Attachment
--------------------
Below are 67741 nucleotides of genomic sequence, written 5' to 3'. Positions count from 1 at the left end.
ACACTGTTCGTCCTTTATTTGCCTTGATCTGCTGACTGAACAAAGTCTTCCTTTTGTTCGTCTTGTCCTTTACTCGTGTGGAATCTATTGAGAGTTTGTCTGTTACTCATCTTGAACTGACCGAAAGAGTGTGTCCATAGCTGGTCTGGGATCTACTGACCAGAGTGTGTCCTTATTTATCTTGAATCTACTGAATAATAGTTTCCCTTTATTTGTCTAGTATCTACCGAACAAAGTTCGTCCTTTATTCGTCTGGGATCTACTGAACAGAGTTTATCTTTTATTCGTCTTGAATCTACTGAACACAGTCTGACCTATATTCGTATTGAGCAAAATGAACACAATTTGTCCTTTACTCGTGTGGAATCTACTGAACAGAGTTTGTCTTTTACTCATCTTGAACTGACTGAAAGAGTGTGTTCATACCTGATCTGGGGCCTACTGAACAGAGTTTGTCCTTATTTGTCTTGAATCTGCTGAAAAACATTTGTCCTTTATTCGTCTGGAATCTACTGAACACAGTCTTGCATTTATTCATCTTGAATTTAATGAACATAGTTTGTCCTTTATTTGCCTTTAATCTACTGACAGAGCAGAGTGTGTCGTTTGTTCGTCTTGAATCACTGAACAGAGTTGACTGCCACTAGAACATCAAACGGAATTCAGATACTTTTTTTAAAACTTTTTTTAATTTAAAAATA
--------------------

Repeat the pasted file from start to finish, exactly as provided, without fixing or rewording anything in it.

Below are 67741 nucleotides of genomic sequence, written 5' to 3'. Positions count from 1 at the left end.
ACACTGTTCGTCCTTTATTTGCCTTGATCTGCTGACTGAACAAAGTCTTCCTTTTGTTCGTCTTGTCCTTTACTCGTGTGGAATCTATTGAGAGTTTGTCTGTTACTCATCTTGAACTGACCGAAAGAGTGTGTCCATAGCTGGTCTGGGATCTACTGACCAGAGTGTGTCCTTATTTATCTTGAATCTACTGAATAATAGTTTCCCTTTATTTGTCTAGTATCTACCGAACAAAGTTCGTCCTTTATTCGTCTGGGATCTACTGAACAGAGTTTATCTTTTATTCGTCTTGAATCTACTGAACACAGTCTGACCTATATTCGTATTGAGCAAAATGAACACAATTTGTCCTTTACTCGTGTGGAATCTACTGAACAGAGTTTGTCTTTTACTCATCTTGAACTGACTGAAAGAGTGTGTTCATACCTGATCTGGGGCCTACTGAACAGAGTTTGTCCTTATTTGTCTTGAATCTGCTGAAAAACATTTGTCCTTTATTCGTCTGGAATCTACTGAACACAGTCTTGCATTTATTCATCTTGAATTTAATGAACATAGTTTGTCCTTTATTTGCCTTTAATCTACTGACAGAGCAGAGTGTGTCGTTTGTTCGTCTTGAATCACTGAACAGAGTTGACTGCCACTAGAACATCAAACGGAATTCAGATACTTTTTTTAAAACTTTTTTTAATTTAAAAATA